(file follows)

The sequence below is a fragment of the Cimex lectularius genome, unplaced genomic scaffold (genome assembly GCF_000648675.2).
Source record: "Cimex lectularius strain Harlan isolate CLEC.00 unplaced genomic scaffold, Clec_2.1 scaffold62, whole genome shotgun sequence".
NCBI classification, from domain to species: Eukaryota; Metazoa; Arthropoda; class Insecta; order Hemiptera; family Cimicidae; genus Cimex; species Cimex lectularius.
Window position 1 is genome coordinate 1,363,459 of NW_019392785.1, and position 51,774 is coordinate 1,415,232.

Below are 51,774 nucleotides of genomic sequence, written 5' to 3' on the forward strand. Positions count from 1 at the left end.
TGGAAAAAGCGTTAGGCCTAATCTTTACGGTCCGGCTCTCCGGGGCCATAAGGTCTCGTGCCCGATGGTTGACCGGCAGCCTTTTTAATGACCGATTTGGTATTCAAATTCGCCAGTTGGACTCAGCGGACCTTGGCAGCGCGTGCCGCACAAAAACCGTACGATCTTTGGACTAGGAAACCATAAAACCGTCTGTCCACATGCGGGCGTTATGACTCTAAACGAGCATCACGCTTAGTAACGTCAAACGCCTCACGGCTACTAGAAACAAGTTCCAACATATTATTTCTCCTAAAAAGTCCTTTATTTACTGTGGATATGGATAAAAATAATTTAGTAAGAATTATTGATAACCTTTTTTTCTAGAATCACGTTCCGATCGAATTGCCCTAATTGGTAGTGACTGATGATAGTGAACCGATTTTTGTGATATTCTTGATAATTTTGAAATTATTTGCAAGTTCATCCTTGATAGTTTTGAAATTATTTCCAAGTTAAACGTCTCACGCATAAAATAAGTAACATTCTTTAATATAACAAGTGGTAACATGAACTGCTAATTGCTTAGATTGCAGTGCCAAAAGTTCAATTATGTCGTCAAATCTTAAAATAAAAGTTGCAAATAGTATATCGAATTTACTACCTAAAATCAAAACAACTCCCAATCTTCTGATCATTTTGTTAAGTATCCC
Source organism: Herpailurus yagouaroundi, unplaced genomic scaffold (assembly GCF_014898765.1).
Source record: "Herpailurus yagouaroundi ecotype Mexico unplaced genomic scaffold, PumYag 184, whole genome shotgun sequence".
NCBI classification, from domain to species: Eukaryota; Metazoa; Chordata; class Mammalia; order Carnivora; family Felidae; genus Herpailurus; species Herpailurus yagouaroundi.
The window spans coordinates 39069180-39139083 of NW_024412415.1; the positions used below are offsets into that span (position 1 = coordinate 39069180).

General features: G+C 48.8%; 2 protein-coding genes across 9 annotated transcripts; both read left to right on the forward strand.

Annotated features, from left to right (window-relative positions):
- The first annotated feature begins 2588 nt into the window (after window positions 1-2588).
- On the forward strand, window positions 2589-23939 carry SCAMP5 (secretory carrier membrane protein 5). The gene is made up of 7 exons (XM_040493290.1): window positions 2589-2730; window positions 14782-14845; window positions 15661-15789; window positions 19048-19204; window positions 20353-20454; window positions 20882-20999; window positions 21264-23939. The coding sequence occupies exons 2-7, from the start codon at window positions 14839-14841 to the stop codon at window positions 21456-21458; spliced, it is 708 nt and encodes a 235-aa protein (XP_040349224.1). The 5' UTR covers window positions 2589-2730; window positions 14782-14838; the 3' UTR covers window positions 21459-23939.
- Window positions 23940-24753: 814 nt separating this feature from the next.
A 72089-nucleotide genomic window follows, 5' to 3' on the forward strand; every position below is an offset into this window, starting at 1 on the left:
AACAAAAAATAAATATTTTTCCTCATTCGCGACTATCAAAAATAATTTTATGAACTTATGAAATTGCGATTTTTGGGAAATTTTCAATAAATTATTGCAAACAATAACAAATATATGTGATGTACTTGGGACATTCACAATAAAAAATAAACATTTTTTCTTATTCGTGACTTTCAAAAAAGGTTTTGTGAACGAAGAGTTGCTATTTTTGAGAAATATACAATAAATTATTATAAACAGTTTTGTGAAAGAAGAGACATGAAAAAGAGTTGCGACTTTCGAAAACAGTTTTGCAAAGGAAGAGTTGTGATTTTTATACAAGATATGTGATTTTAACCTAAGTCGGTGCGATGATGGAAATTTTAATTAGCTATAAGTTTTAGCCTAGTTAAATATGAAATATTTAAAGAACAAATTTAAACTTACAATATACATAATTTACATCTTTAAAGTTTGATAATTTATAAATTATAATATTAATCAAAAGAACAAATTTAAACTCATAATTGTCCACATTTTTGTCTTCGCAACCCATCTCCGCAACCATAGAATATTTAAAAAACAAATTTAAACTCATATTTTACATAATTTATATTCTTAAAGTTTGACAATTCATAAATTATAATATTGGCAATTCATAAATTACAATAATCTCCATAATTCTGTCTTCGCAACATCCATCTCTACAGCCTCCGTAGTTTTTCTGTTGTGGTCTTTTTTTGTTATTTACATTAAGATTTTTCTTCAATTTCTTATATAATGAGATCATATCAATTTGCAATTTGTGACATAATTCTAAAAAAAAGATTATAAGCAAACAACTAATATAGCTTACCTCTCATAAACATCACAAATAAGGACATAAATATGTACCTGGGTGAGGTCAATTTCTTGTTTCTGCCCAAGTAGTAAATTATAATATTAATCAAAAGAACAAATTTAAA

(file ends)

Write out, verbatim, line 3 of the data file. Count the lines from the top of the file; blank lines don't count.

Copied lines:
NCBI classification, from domain to species: Eukaryota; Metazoa; Arthropoda; class Insecta; order Hemiptera; family Cimicidae; genus Cimex; species Cimex lectularius.